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Keeping it plain

May 19, 2011 - Marguerite Lanthier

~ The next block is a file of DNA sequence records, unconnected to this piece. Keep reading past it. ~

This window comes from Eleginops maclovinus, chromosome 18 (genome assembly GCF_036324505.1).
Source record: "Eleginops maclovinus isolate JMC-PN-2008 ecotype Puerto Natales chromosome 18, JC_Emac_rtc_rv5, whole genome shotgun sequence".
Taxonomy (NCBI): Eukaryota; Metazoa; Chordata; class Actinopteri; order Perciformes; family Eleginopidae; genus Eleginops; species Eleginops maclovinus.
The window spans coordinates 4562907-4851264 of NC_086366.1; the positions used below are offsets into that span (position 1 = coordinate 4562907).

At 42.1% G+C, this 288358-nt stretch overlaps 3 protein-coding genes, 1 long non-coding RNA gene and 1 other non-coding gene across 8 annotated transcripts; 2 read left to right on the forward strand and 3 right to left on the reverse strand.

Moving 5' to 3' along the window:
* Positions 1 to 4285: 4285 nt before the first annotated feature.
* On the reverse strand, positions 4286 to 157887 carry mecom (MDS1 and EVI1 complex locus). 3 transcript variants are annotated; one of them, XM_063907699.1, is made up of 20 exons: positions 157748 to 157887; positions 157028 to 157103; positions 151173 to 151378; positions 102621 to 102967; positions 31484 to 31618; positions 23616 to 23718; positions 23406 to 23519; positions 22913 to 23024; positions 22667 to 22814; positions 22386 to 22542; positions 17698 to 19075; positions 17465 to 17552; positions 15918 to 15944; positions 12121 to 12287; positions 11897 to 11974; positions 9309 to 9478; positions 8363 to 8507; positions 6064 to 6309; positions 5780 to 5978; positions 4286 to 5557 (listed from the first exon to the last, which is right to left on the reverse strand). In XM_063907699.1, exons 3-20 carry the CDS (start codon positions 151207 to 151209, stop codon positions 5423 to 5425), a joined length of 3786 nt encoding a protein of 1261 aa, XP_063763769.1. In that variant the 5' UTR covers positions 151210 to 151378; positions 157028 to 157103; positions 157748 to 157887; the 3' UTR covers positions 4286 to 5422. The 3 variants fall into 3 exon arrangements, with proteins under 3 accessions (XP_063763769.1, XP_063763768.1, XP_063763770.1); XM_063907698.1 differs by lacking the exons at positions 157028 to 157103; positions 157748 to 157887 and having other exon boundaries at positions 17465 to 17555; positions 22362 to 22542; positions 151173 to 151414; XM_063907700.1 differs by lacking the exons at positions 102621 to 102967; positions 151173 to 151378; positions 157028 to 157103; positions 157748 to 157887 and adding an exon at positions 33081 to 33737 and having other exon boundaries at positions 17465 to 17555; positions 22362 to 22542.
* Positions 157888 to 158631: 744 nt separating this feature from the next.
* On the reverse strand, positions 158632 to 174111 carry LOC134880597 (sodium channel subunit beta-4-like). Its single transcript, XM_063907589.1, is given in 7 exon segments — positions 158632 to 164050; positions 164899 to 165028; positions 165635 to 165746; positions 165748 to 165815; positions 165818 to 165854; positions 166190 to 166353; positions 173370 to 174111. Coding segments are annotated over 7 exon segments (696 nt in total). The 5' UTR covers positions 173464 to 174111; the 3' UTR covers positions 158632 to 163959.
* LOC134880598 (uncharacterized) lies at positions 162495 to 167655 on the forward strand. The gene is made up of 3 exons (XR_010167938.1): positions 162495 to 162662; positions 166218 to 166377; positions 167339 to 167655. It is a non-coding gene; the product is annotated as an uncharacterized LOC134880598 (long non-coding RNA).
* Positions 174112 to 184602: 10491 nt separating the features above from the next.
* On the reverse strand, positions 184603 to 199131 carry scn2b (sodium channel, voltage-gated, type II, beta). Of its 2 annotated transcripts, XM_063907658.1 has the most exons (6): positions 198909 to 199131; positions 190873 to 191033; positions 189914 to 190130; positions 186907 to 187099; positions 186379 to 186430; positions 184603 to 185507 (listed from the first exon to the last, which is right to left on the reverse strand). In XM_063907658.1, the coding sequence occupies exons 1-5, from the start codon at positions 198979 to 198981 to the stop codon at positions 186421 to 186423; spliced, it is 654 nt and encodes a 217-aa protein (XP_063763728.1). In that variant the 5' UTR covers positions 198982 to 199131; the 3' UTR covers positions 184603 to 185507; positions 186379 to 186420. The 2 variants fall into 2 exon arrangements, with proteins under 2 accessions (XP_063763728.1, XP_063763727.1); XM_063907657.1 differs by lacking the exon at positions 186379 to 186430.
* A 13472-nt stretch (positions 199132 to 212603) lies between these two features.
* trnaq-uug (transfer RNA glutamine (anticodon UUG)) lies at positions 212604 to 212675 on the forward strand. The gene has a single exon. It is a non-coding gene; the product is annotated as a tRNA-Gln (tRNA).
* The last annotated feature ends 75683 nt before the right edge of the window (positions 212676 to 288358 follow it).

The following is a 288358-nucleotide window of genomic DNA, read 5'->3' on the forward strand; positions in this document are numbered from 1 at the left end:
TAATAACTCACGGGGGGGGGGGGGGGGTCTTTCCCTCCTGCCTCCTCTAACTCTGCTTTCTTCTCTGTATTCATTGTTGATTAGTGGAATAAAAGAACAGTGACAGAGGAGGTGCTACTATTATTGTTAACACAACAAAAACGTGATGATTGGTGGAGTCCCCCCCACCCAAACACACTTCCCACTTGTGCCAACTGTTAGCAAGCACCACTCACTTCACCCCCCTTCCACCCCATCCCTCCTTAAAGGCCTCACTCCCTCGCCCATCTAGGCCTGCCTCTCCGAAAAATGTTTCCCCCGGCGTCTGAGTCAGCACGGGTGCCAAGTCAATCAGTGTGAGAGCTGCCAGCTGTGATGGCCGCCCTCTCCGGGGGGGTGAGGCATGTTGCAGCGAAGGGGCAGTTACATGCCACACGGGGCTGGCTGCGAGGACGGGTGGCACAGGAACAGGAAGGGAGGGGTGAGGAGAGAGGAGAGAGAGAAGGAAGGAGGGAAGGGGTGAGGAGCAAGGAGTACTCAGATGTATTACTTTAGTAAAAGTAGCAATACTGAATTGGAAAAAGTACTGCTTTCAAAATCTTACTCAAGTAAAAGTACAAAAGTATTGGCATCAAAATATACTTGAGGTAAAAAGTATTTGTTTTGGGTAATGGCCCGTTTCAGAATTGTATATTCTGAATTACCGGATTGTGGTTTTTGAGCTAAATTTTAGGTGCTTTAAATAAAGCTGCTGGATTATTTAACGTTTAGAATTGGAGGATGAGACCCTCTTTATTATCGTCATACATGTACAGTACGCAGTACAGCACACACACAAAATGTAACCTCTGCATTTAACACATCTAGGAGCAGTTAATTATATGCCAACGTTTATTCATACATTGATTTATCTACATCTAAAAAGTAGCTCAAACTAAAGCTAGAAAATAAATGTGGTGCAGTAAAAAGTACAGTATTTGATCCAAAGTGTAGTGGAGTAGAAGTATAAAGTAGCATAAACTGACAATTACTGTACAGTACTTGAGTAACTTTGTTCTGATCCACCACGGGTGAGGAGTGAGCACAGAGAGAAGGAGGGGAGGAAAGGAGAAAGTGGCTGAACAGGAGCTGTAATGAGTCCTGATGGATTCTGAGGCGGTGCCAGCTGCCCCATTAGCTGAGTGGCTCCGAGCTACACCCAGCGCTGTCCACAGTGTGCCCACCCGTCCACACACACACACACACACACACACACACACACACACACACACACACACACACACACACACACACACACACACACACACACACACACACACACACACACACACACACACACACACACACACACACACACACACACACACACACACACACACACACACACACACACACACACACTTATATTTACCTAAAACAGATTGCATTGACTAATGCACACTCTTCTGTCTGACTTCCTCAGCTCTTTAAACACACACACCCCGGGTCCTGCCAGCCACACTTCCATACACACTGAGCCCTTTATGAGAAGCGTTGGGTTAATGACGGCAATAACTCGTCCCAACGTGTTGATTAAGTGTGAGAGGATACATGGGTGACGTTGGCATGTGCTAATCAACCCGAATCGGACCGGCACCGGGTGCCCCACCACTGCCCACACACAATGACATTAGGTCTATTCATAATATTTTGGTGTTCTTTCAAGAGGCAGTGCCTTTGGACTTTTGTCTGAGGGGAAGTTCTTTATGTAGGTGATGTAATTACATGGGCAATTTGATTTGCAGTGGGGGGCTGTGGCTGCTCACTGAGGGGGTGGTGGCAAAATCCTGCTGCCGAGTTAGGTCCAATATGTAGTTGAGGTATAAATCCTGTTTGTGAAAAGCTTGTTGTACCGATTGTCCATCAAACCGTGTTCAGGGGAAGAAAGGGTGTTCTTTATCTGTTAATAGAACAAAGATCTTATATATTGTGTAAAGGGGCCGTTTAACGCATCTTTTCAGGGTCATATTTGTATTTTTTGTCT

The federal government is trying to make documents simper and easier for us to understand. Hemingway would be ecstatic. With the implementation of the Plain Writing Act, which was signed into law last fall, by October all government documents have to be written in plain text, according to a story on the Associated Press. In one change, the government is becoming “we” and citizens are becoming “you.” The idea now is to purge a long list of words, phrases and grammatical practices that governments and lawyers love, and ordinary people don’t. “Shall” is a prime target. It’s seen as stuffy and obsolete and shall no longer be used. Other lawyer loving words like “pursuant,” “promulgated,” “thereunder,” “commencing,” “in accordance with,” “herein,” “precluded,” “heretofore,” “evidenced” and “practicable,” could also be gone, according to the story. But keeping something simple is actually very hard. Dr. Suess books read like the a child wrote them because the author spent a lot of time making them simple. He reportedly took nine months to write the “Cat in the Hat,” which has only 236 different words (1629 total), after a friend challenged him to write a book filled with words most 6 and 7-year-olds could recognize. Annetta Cheek, a leader of the plain language movement for much of her 27-year career in government and now chairwoman of the Center for Plain Language, says the impulse to be vague and officious is hard to overcome because federal employees tend to write with their bosses and agency lawyers in mind, not the public, according to the AP story. “Federal writers are not supposed to be creating great literature,” the guidelines say. “You are communicating requirements, how to get benefits, how to stay safe and healthy, and other information to help people in their lives. “While there is no problem with being expressive, most federal writing has no place for literary flair. People do not curl up in front of the fire with a nice federal regulation to have a relaxing read.” Well, not unless they are having trouble sleeping. The effort to have the government make more sense in its public dealings gained traction during the Clinton administration when Vice President Al Gore took on the task of “reinventing government.” Cheek, a writer of federal regulations, became the chief plain language expert on Gore’s team as it spread the gospel agency by agency, making incremental inroads until Obama signed the law. “Most of what the government writes has too much stuff,” she says. People just want to know, “What are you doing for me today?” Or, TO me. They don’t want a 26-page brownie recipe, one of the documents cited in the AP story as an example of excessive government writing. Of course keeping it simple will not be so easy because the government is involved. There is the aforementioned Center for Plain Language, which is another government agency. And by July, each government agency will have to have a senior official overseeing plain writing, a section of its website devoted to the effort and employee training under way.

 
 
 

 

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